The area is, as of 2003, a protected regional park. Some of Italy’s finest wines – both red and white – originate from this area thanks to fertile growing grounds for wine grapes.
- Location: Antiniana, Italy
- Insider Tip: Nearby Pozzuoli provides even more daytime activities if you choose to extend your tour.
12. Walk the halls of the Castel Sant’Elmo
Standing resolute against the skyline and overlooking the city of Naples, the star-shaped structure known as Castel Sant’Elmo is a sight to behold. Initially built in 1275, it was later extended into the structure standing today, and over the years, transitioned from a church dedicated to St Erasmus to a royal residence. As late as the 1970s, it was used as a military prison before being reopened to the public as a museum.
Its panoramic views of the city are well-known as some of the best views around, and the castle is also noted for its acclaimed interior museum, which showcases triumphs of Neopolitan art.
- Location: Via Tito Angelini, 22
- Insider Tip: If you don’t feel like walking, there’s a funicular railway to get you to the top.
13. Admire the Naples Cathedral
A staple of the city, the Naples Cathedral isn’t something you can skip, regardless of whether you consider yourself religious or not. Construction on the cathedral was finished in the 14th century; today, the cathedral is open to pilgrims and travelers arriving from all over the world. The Cathedral is the seat of power for the Archbishop of Naples.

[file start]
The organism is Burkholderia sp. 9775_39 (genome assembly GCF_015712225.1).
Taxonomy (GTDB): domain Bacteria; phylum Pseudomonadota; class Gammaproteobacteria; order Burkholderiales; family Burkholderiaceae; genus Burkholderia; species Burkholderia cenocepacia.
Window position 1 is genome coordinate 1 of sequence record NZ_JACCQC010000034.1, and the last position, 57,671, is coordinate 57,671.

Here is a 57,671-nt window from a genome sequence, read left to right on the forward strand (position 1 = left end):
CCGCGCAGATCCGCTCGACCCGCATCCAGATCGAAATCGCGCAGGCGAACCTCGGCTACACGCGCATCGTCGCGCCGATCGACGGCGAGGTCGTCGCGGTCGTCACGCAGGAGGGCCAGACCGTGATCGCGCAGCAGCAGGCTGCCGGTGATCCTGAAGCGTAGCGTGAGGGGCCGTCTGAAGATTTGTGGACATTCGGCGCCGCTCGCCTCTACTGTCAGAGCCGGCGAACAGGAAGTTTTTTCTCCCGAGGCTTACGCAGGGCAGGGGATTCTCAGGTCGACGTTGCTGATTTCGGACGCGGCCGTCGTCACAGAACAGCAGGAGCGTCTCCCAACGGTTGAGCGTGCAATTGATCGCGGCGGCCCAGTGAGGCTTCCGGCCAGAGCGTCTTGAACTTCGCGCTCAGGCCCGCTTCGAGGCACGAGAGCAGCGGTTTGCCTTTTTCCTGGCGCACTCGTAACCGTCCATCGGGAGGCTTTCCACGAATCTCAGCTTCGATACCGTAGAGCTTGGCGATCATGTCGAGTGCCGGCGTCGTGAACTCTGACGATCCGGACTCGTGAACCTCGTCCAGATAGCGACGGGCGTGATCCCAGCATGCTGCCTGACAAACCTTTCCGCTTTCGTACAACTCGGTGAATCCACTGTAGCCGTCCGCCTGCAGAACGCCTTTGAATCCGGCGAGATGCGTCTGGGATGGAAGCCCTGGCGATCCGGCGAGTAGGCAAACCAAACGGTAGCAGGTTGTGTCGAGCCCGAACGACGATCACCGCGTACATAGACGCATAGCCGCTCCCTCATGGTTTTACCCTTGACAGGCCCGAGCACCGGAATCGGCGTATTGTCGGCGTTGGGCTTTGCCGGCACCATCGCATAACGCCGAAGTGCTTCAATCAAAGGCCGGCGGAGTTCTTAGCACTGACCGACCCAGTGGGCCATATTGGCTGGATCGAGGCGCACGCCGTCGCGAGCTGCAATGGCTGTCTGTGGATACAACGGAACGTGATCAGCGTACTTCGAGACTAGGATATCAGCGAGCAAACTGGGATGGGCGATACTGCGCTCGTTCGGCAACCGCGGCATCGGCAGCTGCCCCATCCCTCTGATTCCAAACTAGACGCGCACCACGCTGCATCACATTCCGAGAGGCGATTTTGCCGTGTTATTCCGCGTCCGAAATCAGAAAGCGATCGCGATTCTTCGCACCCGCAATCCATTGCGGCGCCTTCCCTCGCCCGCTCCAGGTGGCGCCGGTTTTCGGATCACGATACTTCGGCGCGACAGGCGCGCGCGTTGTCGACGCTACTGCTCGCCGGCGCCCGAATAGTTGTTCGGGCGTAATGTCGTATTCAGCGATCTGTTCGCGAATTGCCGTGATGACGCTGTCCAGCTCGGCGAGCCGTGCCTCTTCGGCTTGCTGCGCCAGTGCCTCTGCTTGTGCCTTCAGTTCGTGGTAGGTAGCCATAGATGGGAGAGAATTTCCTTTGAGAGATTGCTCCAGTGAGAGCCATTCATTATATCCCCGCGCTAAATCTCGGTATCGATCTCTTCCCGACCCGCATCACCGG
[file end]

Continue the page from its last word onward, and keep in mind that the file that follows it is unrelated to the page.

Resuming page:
The interior is a sight to behold, with the primary attraction being the Royal Chapel of the Treasure of San Gennaro. The chapel is known for its frescoes, high altar, bronze railings, and other artwork decorating the interior. The cathedral is also famed for its thrice annual “Miracle of the Blood”, where a church-kept vial of the blood of Saint Januarius is brought out on September 19, December 16, and the first Saturday in May. Supposedly, if the dried blood fails to liquify, disaster will occur within the city.
- Location: Via Duomo, 147
- Insider Tip: The Baptistery is a hidden gem of the cathedral, often lost amid the Royal Chapel’s popularity.
14. Roam the catacombs of San Gennaro
What originally was a network of tombs dating from the 2nd century AD became a site of Christian worship after Saint Gennaro was buried here in the 5th century AD. Visitors can explore the honeycomb of tunnels, tombs, and even preserved art that lies beneath the streets of the city.
Within the tombs, there are multiple levels of burial, depending on social class. Larger, mausoleum-like tombs were reserved for the upper class, while the lower floor sites were for the poor. There is even a small basilica where San Gennaro and the archbishop of the time, Giovanni I, are both buried.
- Location: Via Capodimonte, 13
- Insider Tip: Your ticket price also includes a tour of the catacombs of San Gaudioso, so be sure to inquire about how to cash that in for a second tour.
15. Explore the Cimitero Delle Fontanelle